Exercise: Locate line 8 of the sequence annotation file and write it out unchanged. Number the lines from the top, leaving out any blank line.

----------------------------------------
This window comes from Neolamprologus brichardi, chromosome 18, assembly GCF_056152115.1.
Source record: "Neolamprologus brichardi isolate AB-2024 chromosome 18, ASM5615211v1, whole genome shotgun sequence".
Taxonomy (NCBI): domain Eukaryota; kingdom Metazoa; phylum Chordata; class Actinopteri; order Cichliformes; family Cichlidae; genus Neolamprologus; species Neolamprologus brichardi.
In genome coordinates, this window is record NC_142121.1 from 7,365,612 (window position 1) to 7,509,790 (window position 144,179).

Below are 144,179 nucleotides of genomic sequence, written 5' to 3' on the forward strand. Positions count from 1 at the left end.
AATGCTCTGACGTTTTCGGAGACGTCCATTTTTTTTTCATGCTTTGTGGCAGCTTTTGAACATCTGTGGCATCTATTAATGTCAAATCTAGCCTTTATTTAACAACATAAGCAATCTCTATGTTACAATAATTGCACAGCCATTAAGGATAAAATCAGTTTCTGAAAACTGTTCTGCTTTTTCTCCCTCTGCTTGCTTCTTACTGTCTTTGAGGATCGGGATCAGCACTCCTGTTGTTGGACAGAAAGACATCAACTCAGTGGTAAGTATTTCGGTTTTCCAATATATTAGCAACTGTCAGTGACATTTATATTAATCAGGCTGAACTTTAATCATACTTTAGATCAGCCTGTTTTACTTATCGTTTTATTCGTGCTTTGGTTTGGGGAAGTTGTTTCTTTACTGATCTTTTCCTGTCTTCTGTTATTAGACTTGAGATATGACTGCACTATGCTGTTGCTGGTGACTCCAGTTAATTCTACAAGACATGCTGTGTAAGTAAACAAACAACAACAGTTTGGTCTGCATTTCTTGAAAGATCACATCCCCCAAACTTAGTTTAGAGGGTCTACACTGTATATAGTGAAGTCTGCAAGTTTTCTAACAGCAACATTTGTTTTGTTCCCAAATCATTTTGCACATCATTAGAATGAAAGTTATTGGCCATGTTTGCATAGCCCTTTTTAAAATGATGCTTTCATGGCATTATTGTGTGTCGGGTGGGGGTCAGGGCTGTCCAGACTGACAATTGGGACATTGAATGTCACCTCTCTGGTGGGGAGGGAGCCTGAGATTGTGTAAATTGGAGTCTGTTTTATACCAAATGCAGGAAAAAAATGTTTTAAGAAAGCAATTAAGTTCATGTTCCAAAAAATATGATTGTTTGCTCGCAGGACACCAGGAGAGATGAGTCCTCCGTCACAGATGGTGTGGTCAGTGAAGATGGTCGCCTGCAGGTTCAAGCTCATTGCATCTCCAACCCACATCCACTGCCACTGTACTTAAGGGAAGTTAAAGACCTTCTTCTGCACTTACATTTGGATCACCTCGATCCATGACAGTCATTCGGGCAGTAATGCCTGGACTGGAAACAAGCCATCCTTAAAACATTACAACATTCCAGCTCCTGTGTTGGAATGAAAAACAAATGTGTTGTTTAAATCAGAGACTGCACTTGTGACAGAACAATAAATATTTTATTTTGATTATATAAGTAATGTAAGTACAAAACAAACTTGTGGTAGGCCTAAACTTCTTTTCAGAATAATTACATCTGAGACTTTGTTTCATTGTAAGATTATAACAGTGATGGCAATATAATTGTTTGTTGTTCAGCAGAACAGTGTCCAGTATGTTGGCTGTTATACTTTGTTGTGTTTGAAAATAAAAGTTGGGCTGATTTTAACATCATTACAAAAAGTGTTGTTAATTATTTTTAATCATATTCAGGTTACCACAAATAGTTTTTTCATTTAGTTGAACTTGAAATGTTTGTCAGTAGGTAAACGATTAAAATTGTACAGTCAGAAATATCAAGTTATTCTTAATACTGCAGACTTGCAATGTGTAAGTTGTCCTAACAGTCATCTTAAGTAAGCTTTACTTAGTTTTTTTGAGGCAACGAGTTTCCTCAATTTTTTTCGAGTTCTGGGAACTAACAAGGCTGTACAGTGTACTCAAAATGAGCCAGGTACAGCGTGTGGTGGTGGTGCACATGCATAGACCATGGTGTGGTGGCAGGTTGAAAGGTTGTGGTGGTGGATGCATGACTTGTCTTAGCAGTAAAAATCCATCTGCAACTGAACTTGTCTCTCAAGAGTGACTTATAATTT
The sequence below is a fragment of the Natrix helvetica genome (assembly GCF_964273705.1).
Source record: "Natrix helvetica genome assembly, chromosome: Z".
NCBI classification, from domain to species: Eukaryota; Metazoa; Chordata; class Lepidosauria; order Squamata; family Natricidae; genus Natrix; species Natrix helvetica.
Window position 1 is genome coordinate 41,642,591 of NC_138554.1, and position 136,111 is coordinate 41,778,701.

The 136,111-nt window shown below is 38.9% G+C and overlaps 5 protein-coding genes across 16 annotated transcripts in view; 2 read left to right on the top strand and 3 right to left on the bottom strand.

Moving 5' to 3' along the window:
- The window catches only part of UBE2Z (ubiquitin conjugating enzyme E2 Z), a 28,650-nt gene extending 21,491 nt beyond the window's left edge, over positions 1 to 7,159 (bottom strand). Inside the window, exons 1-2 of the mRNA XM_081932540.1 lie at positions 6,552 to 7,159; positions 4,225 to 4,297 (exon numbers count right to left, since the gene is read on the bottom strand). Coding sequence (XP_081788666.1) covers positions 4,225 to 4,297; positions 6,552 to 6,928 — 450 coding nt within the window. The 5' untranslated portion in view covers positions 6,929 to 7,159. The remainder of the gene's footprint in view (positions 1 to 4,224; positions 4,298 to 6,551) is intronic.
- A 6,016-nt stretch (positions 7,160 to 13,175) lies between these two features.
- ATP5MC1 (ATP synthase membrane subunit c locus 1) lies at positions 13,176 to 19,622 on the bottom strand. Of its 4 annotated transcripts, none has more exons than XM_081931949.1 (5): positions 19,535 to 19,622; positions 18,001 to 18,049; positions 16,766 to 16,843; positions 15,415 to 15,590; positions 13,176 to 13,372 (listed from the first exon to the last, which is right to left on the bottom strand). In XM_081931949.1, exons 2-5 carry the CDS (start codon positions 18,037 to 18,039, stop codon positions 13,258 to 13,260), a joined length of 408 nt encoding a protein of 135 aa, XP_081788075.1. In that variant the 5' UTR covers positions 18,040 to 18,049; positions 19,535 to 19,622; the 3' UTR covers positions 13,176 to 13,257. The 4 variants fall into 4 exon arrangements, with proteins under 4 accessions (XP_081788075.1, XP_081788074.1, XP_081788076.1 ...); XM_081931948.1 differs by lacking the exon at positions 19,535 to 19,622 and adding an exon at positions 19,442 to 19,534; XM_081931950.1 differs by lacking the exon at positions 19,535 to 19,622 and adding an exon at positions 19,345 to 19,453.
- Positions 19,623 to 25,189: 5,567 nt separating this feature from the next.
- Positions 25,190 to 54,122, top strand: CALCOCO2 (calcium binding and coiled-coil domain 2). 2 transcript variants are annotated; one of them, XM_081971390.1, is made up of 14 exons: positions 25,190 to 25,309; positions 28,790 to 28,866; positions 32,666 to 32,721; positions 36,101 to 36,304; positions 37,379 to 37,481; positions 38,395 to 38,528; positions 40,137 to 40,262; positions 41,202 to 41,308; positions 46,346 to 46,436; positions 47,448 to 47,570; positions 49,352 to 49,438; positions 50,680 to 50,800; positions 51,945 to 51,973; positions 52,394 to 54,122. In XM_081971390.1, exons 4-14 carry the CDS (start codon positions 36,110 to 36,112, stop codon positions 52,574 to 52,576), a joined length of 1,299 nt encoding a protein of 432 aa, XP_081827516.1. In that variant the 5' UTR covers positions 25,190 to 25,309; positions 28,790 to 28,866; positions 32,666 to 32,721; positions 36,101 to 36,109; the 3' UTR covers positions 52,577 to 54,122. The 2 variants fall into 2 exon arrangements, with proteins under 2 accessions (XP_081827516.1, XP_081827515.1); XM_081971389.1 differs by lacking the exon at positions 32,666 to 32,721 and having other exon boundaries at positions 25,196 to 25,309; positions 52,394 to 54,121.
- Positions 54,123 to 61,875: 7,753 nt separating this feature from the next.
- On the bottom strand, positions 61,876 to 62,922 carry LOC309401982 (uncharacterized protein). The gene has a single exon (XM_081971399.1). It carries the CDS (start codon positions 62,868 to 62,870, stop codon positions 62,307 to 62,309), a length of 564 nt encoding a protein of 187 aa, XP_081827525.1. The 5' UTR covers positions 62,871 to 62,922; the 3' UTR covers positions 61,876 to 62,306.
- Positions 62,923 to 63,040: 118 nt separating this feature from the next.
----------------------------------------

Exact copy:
Source record: "Natrix helvetica genome assembly, chromosome: Z".